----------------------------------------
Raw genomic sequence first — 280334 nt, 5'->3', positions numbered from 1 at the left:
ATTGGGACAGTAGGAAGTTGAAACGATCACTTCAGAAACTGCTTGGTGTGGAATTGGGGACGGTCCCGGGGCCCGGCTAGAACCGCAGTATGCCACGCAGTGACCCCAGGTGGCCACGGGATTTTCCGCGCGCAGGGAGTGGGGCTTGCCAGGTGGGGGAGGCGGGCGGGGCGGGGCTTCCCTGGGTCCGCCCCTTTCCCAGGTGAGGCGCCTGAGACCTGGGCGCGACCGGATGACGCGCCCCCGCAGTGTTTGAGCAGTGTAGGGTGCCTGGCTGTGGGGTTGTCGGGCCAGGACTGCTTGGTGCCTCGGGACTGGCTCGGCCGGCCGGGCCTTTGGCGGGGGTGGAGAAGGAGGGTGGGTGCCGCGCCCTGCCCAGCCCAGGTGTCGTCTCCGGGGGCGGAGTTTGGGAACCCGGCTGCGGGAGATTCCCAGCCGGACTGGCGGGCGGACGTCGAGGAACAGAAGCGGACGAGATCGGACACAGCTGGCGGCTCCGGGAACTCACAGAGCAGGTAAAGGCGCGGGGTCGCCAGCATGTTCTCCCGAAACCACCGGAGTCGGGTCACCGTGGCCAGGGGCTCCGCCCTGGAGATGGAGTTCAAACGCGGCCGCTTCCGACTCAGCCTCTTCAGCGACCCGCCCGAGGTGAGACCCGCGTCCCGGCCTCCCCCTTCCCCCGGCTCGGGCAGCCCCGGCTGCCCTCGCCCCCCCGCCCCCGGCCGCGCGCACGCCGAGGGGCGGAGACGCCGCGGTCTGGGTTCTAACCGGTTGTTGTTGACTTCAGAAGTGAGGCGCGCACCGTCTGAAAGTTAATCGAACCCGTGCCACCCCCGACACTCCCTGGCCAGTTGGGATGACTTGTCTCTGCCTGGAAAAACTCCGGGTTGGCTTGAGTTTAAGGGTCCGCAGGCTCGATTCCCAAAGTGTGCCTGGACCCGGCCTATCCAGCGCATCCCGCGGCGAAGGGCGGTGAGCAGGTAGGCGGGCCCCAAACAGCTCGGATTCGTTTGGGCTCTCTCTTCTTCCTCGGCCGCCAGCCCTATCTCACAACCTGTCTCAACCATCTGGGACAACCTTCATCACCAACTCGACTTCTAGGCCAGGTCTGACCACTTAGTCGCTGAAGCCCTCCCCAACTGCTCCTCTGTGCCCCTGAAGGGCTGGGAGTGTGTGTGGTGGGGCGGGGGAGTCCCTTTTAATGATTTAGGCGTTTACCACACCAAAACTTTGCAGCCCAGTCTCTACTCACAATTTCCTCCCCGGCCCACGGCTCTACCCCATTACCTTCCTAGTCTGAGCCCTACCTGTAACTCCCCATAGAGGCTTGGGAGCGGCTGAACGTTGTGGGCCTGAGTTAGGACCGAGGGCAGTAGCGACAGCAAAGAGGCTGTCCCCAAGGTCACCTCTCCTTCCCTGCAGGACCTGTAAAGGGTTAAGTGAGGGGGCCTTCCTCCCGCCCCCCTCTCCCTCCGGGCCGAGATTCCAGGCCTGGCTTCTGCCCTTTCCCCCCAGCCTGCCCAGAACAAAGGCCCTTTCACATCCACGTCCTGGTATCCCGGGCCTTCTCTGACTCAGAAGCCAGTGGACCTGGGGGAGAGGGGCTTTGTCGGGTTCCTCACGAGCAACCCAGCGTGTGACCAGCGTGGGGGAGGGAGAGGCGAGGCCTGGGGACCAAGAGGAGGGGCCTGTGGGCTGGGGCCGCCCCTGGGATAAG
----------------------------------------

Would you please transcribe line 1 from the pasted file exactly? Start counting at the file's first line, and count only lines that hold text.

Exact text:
Raw genomic sequence first — 280334 nt, 5'->3', positions numbered from 1 at the left: